Possible Effects of Global Warming on Three Native North American Prairie Species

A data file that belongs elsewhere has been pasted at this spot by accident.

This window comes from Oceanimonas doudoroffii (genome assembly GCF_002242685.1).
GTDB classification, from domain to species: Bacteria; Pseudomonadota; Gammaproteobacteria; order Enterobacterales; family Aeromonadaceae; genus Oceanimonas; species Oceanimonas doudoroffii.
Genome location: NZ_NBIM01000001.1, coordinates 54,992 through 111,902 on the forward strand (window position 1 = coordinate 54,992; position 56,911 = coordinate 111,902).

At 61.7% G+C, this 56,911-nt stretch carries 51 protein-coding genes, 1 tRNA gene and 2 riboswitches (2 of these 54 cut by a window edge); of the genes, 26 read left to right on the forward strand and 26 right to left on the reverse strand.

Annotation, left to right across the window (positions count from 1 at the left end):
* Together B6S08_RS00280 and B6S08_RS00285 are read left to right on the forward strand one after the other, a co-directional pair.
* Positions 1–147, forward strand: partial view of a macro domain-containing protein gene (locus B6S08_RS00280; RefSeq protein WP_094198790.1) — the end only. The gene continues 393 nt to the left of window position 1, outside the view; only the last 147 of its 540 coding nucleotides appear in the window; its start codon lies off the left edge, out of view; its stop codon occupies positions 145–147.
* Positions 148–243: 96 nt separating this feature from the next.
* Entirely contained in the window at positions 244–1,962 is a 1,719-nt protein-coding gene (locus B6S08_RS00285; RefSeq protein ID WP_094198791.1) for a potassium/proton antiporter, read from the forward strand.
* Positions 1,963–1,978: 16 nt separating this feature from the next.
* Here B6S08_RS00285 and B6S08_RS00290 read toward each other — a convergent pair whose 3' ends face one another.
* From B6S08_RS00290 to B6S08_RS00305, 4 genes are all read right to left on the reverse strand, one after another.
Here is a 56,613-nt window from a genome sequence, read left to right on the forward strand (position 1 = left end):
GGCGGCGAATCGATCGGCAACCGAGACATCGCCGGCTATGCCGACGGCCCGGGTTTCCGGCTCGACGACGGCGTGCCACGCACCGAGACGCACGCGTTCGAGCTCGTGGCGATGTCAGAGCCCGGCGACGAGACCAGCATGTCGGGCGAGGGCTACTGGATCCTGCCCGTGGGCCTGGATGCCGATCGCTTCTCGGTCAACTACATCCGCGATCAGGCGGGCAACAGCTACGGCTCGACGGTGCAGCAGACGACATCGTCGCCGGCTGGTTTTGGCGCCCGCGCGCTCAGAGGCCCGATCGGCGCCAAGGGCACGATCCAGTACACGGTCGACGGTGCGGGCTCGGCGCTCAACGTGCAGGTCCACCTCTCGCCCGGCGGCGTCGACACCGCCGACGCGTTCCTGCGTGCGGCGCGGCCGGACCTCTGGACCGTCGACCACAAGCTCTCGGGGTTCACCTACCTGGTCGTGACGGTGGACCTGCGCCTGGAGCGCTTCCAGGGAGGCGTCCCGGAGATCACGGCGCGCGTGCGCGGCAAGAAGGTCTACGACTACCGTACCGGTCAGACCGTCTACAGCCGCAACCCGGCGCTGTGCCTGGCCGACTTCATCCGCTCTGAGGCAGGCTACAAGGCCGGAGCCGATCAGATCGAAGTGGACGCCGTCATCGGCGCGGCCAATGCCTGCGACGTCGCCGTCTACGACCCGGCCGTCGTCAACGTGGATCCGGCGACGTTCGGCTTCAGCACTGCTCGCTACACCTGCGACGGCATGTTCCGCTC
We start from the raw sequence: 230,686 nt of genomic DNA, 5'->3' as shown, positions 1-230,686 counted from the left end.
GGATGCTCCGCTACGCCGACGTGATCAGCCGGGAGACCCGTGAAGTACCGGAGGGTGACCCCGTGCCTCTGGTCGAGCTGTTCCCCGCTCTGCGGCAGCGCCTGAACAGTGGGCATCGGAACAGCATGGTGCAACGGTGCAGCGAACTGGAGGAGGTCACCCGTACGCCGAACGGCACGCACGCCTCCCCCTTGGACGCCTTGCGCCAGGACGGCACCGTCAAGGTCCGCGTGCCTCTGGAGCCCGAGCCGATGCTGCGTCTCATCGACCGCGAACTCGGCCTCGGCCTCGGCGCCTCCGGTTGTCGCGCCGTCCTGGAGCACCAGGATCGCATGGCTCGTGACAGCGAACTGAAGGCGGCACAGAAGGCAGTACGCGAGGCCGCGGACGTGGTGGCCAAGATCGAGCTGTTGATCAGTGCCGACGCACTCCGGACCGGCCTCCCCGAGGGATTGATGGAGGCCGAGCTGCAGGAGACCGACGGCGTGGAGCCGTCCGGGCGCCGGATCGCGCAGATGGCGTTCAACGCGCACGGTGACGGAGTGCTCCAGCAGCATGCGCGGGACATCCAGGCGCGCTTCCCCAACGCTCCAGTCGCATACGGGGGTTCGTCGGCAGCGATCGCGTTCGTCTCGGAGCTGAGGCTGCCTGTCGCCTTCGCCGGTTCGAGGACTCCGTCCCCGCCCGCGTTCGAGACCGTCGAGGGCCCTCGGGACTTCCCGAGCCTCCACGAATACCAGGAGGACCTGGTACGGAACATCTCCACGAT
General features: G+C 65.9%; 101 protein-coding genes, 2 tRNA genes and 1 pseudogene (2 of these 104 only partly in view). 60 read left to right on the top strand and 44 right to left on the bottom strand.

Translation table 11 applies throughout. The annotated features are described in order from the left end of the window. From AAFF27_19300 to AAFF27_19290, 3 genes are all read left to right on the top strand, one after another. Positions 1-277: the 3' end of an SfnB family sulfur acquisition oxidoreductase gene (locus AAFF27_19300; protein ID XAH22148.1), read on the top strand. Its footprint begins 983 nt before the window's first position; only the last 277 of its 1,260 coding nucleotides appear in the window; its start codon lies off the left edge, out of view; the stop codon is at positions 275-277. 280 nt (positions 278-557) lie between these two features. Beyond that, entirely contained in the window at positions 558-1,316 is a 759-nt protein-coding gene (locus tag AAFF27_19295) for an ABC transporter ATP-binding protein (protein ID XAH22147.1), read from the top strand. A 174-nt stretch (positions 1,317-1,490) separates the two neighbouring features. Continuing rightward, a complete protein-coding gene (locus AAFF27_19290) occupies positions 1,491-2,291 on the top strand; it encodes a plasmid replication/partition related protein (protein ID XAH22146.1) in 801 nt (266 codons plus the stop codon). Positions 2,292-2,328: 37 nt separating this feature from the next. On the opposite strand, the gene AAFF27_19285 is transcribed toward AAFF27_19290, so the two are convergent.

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Prairies are one of the many biomes to be hit by global warming, and little is known about how prairie species will respond as temperatures increase rapidly. Previous studies have shown temperature has the ability to influence germination as well as plant growth. However, exact responses to temperature may change depending on several other driving factors such as seed source, presence of soil microbes, and source of soil microbes. Testing was conducted using growth chamber technology to manipulate abiotic conditions creating an elevated and ambient treatment for testing two different regional sources of seeds and soil (northern and southern) for three species (Coreopsis lanceolata (forbe), Chamaecrista fasciculata (legume), and Andropogon gerardi (grass)). Our investigation confirmed that temperature is an important factor in influencing both phenology and plant growth of our focal species. But more importantly, we show that several other factors influence plant growth and phenology under an increased temperature. Seed source significantly influenced timing of germination for all three species. Coreopsis’s and Chamaecrista’s northern seeds both germinated quicker, however Andropogon’s response was opposite. No significant interactions were observed between seed source and temperature in regards to growth, only a shared response to temperature depending on individual species. Coreopsis was the only species to grow better under ambient conditions, the other two grew better under elevated conditions. Lastly, we explored how the presence of soil microbes as well as their source could affect plant growth. None of the species grew better when inoculated with the microbes, however one species (Andropogon) showed a significant interaction between its northern seed source and a southern soil source, suggesting that the southern microbes may have been beneficial. Our results suggest that these interactions are more complex in nature and would need further study if we wish to understand how prairie species will respond to global warming.